And over the years the spot rather became a special one from where I could gaze upward at the dome and out across the vast room.

I have to confess I did do a lot of staring out both from underneath and over the top of the reading lights over the years.

This was partly because of the tedium of some of what I had to read and also just because there was so much to distract me.

It would start with that sudden bang as a book was dropped on a table and carried on as you picked up  whispered conversations somewhere around the hall and continued as long as there were people walking past.

The same place, 1938
Looking at Neil Simpson’s picture of the renovated Social Sciences Library is to be taken back a full four decades and it compares well with Kurt Hübschmann’s 1938 photograph of the same spot.

Now I am a keen admirer of Mr Hübschmann’s work much of which featured in Picture Post. He left Germany in 1934 and was one of founders of the magazine which started up in 1938 and ran to 1957.

I grew up with Picture Post which regularly came through our letter box but it was also available to flip through at the doctor’s and some even made their way into our school.

So I am not surprised that Mr Hübschmann should have been on hand to snap the Central Ref in the October of 1938 just four years after it had been opened.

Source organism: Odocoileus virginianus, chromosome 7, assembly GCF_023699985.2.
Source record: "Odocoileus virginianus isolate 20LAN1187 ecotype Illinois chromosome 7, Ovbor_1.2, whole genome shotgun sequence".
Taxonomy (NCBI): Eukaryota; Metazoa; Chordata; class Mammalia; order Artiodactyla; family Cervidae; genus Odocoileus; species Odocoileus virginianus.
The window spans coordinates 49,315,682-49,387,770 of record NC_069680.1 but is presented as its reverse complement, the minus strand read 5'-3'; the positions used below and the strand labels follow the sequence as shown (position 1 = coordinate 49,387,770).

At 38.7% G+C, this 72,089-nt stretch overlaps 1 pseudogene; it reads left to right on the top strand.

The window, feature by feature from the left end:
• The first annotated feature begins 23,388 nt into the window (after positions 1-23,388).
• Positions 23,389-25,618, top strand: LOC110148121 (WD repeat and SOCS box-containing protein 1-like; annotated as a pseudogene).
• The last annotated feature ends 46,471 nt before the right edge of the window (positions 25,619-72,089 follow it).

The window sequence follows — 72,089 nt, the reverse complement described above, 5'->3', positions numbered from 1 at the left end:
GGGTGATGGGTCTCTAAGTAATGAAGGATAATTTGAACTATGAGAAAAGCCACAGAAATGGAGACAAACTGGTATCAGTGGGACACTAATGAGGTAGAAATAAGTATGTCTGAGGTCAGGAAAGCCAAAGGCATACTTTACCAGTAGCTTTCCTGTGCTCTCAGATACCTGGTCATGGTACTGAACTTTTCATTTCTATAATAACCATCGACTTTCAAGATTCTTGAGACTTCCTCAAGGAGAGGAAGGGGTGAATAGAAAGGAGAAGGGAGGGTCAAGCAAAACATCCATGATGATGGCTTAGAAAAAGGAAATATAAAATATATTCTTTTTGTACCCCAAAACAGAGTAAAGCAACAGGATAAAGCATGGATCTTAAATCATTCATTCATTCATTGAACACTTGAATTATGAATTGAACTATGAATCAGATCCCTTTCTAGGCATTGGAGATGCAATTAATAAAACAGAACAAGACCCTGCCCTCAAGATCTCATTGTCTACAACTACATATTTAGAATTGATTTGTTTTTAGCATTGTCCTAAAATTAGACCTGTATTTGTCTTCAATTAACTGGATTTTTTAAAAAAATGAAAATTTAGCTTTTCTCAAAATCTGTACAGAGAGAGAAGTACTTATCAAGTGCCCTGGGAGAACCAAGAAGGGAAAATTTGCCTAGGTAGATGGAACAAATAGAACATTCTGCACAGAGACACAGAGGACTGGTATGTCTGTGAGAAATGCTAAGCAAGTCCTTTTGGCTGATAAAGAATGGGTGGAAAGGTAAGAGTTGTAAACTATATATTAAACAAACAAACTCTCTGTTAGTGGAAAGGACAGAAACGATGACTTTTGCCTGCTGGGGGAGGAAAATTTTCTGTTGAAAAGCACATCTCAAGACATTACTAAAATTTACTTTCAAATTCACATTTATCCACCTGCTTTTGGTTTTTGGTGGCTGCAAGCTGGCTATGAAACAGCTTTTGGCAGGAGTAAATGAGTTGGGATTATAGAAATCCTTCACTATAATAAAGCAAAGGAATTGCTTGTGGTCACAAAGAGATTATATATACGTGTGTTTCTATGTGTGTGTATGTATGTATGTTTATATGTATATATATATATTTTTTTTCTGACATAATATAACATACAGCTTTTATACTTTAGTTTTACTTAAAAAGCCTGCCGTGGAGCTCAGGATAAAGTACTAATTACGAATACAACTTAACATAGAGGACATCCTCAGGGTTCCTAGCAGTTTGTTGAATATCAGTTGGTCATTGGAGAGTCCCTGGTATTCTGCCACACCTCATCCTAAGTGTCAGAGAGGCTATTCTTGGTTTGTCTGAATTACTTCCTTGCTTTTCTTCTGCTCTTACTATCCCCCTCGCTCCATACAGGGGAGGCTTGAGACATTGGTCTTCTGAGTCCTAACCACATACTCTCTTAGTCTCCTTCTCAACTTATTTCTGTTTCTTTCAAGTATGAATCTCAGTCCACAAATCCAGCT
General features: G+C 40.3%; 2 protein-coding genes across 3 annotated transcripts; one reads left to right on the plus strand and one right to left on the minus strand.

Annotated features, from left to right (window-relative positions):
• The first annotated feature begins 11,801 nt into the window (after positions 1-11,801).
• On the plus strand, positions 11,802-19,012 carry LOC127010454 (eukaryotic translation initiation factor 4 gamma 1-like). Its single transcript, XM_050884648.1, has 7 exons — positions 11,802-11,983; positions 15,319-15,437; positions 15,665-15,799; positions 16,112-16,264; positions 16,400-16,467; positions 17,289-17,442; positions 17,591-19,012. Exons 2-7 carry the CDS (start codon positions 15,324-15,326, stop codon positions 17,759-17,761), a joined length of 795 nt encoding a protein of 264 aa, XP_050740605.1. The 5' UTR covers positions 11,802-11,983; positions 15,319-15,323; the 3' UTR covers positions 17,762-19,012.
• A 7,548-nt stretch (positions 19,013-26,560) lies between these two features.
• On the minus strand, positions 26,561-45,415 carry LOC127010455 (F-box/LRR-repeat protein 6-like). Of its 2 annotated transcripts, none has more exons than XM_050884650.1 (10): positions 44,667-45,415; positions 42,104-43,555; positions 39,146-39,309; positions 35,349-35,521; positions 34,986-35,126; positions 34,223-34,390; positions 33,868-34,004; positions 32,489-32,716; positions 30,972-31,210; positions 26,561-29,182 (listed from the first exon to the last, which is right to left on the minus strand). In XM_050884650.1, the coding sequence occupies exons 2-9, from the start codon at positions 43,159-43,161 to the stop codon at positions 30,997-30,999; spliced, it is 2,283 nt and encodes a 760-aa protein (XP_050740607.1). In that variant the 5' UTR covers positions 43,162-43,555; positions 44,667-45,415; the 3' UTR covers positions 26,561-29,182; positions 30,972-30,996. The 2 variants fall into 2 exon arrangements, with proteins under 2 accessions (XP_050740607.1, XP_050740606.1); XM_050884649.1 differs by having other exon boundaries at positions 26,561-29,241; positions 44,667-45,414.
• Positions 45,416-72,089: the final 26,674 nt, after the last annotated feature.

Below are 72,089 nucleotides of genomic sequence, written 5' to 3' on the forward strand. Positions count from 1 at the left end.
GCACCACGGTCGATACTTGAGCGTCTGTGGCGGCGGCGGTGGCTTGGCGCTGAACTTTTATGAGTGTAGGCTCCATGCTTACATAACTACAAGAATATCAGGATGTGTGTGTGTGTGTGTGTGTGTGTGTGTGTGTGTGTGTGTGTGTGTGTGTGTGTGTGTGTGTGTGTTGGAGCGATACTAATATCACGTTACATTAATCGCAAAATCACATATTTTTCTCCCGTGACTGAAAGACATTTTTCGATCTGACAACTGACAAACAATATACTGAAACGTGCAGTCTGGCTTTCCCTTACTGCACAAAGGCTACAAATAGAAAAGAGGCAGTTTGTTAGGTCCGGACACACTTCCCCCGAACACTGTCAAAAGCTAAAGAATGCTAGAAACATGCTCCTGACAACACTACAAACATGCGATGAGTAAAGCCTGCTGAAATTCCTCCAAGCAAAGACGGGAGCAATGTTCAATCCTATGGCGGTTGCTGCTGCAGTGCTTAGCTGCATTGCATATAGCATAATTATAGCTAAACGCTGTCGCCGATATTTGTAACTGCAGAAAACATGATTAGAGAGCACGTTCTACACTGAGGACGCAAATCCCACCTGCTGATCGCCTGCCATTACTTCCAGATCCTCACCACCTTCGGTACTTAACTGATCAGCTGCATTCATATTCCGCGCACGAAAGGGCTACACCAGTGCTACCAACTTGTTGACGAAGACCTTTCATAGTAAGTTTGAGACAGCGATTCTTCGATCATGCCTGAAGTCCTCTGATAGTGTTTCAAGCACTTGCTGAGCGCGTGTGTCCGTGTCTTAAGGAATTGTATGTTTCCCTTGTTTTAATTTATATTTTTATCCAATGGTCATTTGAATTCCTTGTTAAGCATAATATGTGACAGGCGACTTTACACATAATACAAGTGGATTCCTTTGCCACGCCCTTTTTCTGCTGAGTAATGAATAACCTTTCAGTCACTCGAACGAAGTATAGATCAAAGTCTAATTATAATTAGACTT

Nor was he alone in wanting to capture something of the Ref.  The first exhibition staged in the Library was photographed by Stewart Bale Ltd who perfectly recorded the simple beauty of the building’s design.

The Exhibition of Library Treasures, 1934
I think we are in the area which became Archives and Local History and as much as the area was a second home to me over the last decade I have to say this picture showing the “Opening Exhibition of Library Treasures” makes me wish I had known it like this.

And that neatly brings me to the appeal for memories of the Ref as it was.

There will still be people who will have visited the library as students and those who accompanied their parents to Christmas shows in the basement theatre which opened its curtains in 1952 and perhaps like me also remember the light displays which played over the safety curtains in the interval.

Now the basement is home to Archives and Local History and so is one of those new developments which sit alongside the original design, and if I am right has freed up the space on the first floor to once again become an exhibition area.

And in doing so has taken us back to what the architect Vincent Harris had planned.

Pictures; the Social Sciences Library, 2014 from the collection of Neil Simpson, the same in 1934, Kurt Hübschmann, m51687, & Opening Exhibition of Library Treasures” Stewart Bale Ltd, m81672, courtesy of Manchester Libraries, Information and Archives, Manchester City Council,